This medium to large tree (30 to 60 metres tall) has a pyramid form and develops long, pendulous branchlets with age. On older trees, the lateral branches spread horizontally from the trunk, droop slightly and then have a slight upward curve near the tips with many pendulous branchlets in between. The bark is brownish red, finely flaking, becoming greyish brown and scaly on old trees. The evergreen needles are four-angled in cross section, rigid, light to dark green and up to 2.5 centimetres long. The mature cones are chestnut brown and very large (12 to 16 centimetres), cylindrical, with stiff, thin scales that are irregularly toothed. The cones are upright at first and later hanging.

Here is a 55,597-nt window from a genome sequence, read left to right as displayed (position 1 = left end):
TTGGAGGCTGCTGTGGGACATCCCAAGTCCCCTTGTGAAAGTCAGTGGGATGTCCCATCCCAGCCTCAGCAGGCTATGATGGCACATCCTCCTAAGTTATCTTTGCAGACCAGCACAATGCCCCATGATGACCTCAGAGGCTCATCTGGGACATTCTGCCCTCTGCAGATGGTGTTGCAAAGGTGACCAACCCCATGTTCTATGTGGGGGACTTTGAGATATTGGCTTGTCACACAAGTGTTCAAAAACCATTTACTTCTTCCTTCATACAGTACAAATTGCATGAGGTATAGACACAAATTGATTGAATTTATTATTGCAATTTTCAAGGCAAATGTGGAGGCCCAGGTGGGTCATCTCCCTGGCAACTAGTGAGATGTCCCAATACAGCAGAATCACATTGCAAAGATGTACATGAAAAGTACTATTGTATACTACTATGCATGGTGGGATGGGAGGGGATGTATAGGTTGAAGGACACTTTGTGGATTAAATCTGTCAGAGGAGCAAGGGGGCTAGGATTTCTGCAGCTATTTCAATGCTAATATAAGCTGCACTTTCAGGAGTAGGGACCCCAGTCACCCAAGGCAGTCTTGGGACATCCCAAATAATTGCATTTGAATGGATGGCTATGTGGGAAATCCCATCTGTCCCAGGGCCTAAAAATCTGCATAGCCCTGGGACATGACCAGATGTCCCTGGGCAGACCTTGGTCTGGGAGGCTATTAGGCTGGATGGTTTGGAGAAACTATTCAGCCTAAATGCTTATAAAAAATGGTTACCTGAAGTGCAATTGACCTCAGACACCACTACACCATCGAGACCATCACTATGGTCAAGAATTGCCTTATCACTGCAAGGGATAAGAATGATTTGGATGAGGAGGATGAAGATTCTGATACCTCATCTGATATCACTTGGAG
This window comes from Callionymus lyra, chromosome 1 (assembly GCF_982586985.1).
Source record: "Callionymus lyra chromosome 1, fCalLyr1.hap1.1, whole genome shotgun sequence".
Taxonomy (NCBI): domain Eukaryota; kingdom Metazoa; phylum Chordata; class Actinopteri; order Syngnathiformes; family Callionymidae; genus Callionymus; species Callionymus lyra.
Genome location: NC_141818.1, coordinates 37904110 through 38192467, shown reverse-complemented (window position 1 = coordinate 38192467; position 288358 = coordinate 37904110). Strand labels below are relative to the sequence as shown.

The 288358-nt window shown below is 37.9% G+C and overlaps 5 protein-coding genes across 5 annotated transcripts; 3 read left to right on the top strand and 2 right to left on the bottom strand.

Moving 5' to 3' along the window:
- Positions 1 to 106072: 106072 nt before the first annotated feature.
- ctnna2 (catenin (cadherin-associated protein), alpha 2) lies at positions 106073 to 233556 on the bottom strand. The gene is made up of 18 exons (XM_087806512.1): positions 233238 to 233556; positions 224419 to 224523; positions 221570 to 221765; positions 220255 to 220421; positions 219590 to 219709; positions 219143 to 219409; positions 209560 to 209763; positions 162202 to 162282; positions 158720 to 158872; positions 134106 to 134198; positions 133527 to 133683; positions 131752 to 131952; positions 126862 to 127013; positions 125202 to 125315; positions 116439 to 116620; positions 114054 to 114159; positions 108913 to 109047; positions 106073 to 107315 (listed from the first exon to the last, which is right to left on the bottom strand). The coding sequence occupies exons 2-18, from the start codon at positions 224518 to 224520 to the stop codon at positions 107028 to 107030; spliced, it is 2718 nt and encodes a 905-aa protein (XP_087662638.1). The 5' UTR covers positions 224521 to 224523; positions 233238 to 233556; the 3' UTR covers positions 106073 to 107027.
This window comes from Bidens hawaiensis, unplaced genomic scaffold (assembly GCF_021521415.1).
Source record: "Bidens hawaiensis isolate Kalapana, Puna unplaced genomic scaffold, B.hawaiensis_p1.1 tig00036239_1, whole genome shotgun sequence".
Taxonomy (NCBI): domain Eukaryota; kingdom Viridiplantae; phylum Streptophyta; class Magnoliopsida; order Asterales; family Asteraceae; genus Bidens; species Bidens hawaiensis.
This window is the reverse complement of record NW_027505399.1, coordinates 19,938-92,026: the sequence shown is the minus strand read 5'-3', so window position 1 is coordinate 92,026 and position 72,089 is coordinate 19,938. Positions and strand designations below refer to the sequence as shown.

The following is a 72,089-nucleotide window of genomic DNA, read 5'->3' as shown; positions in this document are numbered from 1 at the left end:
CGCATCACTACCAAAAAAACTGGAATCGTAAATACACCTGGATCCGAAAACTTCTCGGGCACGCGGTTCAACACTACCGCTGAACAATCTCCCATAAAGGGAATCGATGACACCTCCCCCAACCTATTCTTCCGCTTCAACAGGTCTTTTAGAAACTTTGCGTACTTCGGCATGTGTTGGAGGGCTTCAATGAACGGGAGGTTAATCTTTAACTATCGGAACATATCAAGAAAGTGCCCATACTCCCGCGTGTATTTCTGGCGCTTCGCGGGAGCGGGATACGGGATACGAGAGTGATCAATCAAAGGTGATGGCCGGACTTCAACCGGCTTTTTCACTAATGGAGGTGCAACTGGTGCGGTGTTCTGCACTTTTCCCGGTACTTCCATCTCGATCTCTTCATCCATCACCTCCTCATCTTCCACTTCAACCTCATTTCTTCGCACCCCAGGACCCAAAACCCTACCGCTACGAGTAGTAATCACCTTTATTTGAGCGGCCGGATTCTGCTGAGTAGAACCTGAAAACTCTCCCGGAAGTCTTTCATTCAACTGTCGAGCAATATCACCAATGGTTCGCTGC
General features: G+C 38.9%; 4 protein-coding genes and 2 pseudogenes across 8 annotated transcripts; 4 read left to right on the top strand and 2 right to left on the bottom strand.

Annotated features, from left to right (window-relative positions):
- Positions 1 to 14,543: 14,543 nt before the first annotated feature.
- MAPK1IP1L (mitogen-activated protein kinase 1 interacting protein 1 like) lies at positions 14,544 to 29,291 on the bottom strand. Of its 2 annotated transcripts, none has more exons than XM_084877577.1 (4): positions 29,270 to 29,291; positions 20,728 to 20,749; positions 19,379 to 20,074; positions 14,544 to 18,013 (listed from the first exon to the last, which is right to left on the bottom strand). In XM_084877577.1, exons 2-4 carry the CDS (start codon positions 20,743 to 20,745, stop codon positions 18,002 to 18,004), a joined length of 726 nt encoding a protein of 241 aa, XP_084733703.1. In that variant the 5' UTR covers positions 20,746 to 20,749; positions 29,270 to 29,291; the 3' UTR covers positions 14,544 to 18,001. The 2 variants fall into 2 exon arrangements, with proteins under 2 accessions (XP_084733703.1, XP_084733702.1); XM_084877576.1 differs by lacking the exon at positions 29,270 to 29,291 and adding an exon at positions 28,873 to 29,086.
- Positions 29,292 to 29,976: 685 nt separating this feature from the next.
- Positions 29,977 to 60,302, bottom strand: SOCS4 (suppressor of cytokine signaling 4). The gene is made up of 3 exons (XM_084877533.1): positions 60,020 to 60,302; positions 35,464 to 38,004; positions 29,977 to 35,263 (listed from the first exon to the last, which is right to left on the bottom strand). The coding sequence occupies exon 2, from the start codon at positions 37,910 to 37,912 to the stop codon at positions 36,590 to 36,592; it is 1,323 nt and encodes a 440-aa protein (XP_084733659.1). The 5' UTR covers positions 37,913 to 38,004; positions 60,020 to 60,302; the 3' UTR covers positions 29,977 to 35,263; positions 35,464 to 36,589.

The Norway spruce grows best in cool, humid climates on rich soils. Within its native range it remains healthy up to 200 years, but can live up to 400 years. The Norway spruce is native to the European Alps, the Balkan Mountains, and the Carpathians. It grows only on mountains above 400 metres and can grow at an altitude of 2,200 metres in the Balkans.